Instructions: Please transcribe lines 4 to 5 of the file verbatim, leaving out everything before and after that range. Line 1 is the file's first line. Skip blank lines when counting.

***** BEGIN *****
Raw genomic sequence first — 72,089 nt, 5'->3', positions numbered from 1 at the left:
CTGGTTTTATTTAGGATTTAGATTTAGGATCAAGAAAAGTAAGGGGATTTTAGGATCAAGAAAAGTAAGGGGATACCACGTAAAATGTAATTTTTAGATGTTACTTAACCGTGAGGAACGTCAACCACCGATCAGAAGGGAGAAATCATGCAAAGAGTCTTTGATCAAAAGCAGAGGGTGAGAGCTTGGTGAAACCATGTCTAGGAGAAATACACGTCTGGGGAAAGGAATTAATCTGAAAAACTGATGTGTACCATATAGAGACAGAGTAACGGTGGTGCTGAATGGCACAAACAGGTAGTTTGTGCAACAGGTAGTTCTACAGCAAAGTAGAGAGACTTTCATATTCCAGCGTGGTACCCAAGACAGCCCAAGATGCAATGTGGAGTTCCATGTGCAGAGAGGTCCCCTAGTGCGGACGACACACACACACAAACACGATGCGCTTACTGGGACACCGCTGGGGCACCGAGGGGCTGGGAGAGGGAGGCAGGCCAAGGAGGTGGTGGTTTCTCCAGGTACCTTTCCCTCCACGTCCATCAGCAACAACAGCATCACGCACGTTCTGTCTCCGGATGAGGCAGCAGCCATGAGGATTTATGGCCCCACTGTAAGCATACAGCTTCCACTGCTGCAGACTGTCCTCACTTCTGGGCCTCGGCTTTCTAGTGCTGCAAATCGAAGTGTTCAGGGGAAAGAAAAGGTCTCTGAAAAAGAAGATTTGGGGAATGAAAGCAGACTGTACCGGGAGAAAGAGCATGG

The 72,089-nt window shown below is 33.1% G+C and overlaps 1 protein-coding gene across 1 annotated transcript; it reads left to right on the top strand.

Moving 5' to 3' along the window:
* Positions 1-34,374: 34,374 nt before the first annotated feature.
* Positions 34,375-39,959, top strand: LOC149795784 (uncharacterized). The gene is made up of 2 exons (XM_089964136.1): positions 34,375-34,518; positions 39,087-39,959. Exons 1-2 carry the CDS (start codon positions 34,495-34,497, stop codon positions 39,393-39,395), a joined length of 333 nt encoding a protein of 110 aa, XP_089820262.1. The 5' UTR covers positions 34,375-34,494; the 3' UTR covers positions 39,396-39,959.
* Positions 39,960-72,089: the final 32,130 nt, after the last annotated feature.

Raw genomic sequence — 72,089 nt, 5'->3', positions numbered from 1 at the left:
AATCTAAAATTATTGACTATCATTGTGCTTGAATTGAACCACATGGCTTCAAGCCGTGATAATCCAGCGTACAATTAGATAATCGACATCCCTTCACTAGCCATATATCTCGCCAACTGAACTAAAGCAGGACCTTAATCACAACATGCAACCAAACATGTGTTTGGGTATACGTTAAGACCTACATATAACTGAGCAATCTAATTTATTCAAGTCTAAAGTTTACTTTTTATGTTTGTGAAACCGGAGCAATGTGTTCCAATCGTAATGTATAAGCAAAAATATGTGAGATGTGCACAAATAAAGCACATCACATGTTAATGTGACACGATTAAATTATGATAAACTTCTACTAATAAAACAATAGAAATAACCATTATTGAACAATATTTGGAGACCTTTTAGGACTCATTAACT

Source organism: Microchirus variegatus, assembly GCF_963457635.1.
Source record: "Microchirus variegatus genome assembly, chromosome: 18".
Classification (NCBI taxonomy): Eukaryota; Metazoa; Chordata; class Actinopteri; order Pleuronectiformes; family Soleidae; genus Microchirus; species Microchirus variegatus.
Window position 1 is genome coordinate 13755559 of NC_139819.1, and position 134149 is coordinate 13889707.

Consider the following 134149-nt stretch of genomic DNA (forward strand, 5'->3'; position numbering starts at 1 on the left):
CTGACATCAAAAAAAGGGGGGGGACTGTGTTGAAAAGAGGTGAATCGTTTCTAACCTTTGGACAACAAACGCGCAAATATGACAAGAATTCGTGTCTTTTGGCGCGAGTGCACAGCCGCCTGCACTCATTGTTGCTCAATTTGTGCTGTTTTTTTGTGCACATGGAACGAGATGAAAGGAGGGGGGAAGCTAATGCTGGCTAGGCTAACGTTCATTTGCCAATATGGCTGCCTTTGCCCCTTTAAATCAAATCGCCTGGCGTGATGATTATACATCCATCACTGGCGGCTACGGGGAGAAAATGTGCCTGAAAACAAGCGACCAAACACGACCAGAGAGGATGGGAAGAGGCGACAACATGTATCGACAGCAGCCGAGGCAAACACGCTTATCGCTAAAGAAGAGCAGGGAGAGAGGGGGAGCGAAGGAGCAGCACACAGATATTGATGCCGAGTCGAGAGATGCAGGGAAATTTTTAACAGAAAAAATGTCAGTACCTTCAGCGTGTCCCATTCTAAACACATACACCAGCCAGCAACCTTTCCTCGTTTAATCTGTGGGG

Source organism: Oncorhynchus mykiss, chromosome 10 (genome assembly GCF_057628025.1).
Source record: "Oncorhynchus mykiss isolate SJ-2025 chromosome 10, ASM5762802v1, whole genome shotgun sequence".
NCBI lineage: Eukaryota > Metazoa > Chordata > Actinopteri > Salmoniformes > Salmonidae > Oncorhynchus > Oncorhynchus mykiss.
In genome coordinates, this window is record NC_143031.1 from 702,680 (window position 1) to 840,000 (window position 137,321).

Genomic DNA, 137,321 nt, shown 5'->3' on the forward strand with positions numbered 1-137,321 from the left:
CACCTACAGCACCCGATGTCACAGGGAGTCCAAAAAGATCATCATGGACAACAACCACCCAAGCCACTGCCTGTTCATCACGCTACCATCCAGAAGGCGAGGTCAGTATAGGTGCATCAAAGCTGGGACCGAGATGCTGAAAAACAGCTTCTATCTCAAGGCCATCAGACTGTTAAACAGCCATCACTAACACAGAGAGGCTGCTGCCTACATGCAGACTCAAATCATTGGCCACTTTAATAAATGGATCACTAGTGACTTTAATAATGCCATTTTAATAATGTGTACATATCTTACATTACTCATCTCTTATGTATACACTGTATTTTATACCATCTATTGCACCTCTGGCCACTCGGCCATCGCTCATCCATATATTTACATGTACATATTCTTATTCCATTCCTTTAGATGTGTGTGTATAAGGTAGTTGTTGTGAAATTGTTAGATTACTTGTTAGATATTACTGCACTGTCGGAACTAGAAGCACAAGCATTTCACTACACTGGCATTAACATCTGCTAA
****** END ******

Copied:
Moving 5' to 3' along the window:
* Positions 1-34,374: 34,374 nt before the first annotated feature.